Qaddafi, Rebels Deny Backchannel Talks
Both the government of Libyan strongman Muammar Qaddafi and the rebel leadership in the country deny they are holding backchannel talks.
By Gabe Kahn.
First Publish: 8/16/2011, 8:07 PM
Mustafa Abdel Jalil
Libya's rebel National Transitional Council (NTC) denied Tuesday it is holding backchannel talks with with Muammar Qaddafi's government, or with the U.N. special envoy for Libya to resolve the country's civil war.
"The NTC would like to assure that there are no negotiations either direct or indirect with the Gaddafi regime or with the special envoy of the United Nations," NTC leader Mustafa Abdel Jalil told reporters through an interpreter.
Asked about reports of secret negotiations on the Tunisian island of Djerba, Jalil denied any back-channel communications with Qaddafi had taken place.
"I would like to affirm that the NTC has no knowledge and no backing of these talks ... Any political consultations or contacts should be done through or with the council," Jalil said.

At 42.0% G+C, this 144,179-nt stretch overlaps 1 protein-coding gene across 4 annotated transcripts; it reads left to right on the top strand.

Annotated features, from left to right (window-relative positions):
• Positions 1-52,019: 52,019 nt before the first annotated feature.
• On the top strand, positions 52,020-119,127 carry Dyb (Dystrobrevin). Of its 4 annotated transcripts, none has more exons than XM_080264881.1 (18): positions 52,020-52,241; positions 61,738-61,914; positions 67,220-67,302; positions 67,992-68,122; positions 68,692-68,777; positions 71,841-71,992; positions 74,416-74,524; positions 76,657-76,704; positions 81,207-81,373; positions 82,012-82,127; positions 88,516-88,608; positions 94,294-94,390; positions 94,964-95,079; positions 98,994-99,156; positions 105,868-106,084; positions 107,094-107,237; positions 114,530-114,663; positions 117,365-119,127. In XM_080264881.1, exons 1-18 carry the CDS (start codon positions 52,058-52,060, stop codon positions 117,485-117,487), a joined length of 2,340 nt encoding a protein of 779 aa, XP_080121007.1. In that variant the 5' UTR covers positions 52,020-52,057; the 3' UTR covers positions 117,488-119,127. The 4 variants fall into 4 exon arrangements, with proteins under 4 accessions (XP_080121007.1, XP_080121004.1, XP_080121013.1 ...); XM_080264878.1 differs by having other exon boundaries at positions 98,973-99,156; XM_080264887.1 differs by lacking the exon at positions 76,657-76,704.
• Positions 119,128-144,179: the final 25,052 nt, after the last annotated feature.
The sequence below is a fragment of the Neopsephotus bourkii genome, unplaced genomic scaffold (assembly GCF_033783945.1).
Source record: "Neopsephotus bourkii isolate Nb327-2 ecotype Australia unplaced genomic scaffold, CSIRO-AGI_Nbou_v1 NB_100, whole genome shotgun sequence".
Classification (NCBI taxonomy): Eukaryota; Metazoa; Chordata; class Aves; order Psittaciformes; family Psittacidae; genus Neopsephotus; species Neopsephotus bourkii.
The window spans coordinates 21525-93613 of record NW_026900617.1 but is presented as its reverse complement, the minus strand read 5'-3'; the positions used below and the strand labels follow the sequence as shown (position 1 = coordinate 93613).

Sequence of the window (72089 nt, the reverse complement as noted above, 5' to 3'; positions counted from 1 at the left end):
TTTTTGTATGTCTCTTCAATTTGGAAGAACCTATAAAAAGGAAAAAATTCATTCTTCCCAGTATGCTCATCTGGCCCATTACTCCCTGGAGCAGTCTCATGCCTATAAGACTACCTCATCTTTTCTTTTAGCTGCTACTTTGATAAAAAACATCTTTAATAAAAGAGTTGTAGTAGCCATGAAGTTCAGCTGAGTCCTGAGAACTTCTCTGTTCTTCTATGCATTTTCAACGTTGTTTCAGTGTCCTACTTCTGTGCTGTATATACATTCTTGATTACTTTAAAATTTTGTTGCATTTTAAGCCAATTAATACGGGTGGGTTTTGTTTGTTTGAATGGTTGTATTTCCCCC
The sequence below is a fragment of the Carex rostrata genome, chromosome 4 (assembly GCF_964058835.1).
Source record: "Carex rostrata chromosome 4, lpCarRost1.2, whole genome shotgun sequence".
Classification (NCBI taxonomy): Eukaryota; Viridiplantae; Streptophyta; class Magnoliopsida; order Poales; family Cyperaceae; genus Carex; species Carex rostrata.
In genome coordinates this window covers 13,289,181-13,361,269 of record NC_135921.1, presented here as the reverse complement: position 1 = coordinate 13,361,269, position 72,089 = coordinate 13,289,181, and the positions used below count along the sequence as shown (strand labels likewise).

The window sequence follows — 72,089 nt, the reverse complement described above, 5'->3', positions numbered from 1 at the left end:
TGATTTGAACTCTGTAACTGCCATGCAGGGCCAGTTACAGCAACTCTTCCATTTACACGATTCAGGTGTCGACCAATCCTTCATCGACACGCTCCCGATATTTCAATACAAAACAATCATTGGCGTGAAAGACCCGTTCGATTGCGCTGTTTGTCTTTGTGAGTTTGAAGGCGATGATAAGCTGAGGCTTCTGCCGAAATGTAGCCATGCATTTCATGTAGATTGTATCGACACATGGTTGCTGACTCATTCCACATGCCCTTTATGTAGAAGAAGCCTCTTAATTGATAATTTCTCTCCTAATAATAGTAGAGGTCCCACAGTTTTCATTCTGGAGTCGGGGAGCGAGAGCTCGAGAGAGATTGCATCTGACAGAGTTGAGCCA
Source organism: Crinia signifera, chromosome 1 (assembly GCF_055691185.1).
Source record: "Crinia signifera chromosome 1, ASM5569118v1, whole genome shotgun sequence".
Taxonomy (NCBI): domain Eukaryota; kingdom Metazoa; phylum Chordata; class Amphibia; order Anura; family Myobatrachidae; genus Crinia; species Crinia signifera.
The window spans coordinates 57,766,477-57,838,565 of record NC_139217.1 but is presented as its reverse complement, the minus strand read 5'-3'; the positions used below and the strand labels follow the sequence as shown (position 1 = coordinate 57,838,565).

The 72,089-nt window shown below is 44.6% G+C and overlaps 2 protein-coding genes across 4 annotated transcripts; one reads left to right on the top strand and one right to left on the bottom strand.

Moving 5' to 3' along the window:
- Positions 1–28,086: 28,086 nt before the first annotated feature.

The NTC has consistently denied any bid to broker a compromise deal with the Libyan leader, insisting that after 41 years in power he must simply quit and leave or be ousted by force.
A Qaddafi government spokesman also denied negotiating with the rebel leadership.
The UN special envoy trying to find a way to end the conflict in Libya, Abdel Elah al-Khatib, was scheduled to meet senior Tunisian representatives on Monday.
A foreign ministry spokesman in Tunis on Sunday said he would also "certainly ... meet the Libyan parties".
Khatib has met on several occasions with representatives of Qaddafi and the rebels. His visit to the region was his first since rebel advances cut Tripoli off from its supply route to Tunisia, shifting momentum in the rebels' favour.
Reports of secret talks in Djerba coincided with the apparent defection of a senior figure in Gaddafi's security apparatus, who flew from Djerba to Cairo with his family on Monday.
The denials come as rebels make major gains in the six-month old civil war, taking the strategic city of Zawiyah on the coast and securing the key crossroads town of Garyan in the desert south of Tripoli.
The advances buoyed the rebel movement prompting analysts to speculate that the noose is tightening around Qaddafi's stronghold in the Libyan capital.